Reviewing Bundled Handsets
Today, most of us sign up to a mobile phone contract that includes the cost of the handset too. This model - high value hardware bundled with a service contract - is almost unique across all consumer markets. Bundling can offer benefits, such as allowing consumers to spread the cost over time, but it also has two major drawbacks.
The first problem - the lack of price transparency - arises before consumers sign a contract. By blurring the cost of the phone and data allowances, handset-inclusive contracts make it hard to know what the best deal is. Our research shows that in three quarters (73%) of cases it is cheaper to buy a handset and data separately. But most (55%) consumers who have bought their phone as part of a bundled contract believe that their route is usually cheaper. The lack of transparency means that millions of consumers are overpaying.
The second problem - the mobile handset loyalty penalty - occurs at the end of the minimum contract period. Consumers who do nothing continue to pay the same original price, despite no longer benefitting from a new handset. 1 in 3 bundled contract consumers go beyond their minimum contract period, equivalent to 4 million people. On average they spend 6 months beyond their minimum contract and face a loyalty penalty of £22 a month. This means that consumers overpaid by £490 million on their last mobile phone contracts.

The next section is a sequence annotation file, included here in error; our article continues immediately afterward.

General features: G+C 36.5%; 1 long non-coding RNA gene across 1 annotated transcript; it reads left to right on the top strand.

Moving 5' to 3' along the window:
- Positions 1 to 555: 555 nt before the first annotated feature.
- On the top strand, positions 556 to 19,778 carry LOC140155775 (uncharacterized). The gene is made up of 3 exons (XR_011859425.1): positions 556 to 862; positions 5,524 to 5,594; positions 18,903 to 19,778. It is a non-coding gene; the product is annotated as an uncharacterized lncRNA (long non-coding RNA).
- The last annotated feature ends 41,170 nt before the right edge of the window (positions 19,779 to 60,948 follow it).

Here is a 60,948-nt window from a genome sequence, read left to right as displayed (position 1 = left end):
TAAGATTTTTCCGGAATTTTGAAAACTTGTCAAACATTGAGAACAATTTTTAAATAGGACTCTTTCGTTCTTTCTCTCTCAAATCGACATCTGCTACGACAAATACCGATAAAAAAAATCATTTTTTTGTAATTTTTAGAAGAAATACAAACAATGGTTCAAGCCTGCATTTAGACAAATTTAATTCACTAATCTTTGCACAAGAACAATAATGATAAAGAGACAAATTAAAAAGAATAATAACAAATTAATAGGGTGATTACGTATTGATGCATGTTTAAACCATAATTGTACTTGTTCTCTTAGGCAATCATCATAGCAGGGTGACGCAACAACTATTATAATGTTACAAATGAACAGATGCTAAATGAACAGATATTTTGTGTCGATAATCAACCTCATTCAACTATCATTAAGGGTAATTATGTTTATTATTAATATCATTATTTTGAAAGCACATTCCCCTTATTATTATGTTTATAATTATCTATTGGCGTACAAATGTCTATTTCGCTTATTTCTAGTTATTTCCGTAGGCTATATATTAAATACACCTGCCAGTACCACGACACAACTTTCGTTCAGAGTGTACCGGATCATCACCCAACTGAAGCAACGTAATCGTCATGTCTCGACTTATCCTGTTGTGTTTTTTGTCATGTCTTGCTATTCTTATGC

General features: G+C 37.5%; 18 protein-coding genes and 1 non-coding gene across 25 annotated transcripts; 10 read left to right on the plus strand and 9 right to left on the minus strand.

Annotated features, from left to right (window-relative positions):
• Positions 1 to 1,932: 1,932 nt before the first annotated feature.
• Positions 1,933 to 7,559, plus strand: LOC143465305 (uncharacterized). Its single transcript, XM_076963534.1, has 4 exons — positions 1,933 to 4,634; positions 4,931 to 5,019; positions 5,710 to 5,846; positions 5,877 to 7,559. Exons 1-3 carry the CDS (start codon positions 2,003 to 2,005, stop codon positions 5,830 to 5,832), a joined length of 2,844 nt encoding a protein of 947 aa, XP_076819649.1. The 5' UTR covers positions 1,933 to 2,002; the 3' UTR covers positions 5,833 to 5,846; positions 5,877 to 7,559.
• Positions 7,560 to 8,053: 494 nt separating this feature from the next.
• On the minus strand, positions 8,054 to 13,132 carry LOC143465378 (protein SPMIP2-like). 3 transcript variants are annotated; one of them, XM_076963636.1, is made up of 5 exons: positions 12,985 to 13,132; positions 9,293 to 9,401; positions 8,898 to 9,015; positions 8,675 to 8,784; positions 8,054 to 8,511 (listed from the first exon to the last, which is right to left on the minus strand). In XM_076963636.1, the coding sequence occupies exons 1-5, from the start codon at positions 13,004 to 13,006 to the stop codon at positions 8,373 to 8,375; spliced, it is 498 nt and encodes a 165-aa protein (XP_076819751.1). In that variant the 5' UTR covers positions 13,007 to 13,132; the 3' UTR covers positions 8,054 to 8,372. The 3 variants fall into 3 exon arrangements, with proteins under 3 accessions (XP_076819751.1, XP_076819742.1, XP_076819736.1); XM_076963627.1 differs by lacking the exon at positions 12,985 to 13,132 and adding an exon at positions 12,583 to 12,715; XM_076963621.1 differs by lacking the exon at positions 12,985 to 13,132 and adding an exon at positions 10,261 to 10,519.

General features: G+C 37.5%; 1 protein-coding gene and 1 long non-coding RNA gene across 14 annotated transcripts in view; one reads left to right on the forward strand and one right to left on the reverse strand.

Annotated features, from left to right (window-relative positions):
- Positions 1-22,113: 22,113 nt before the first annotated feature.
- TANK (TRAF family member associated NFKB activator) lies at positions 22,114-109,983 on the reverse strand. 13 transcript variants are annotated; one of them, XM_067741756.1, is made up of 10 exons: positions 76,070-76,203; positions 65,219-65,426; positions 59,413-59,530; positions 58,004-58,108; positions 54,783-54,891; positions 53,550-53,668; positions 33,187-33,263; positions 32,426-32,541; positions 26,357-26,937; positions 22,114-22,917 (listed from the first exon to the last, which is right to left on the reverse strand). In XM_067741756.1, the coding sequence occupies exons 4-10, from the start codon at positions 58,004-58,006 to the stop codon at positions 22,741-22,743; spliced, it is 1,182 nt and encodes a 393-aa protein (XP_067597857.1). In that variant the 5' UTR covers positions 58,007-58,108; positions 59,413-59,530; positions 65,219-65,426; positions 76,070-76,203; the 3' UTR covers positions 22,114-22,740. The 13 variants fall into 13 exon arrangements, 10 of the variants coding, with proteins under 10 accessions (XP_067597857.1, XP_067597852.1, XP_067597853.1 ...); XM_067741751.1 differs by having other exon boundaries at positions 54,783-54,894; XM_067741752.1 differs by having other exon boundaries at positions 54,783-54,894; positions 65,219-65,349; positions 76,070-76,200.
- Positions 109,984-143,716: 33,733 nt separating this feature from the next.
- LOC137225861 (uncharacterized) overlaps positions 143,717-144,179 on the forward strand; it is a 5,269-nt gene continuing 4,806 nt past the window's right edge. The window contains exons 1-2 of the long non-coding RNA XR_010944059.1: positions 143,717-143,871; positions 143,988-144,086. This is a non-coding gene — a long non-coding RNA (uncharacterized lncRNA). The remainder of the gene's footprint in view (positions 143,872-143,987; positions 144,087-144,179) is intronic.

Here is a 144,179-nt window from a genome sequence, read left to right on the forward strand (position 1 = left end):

Ofcom has identified the detriment in this sector and is currently consulting on proposals to mandate providers to notify all consumers before the end of their minimum contract period. As part of this process:
- Ofcom should strengthen its current proposals by:
- Requiring providers to send more than 1 notification.
- Collecting and publishing data on the number of consumers beyond the minimum contract period by each provider.
But notifications and information alone will not be enough to end these consumer problems. Since we reported on the handset loyalty penalty in October 2017, the 3 major providers still relying on bundled contracts have not shown signs of fundamentally addressing the underlying problems. So:
- EE, Three and Vodafone must stop charging for handsets at the end of the minimum contract period and should provide clearer pricing information. The split contract model that is already used by other providers in the market can achieve both of these objectives.
- DCMS has been clear that this practice must stop. The government must intervene if industry cannot develop its own solutions.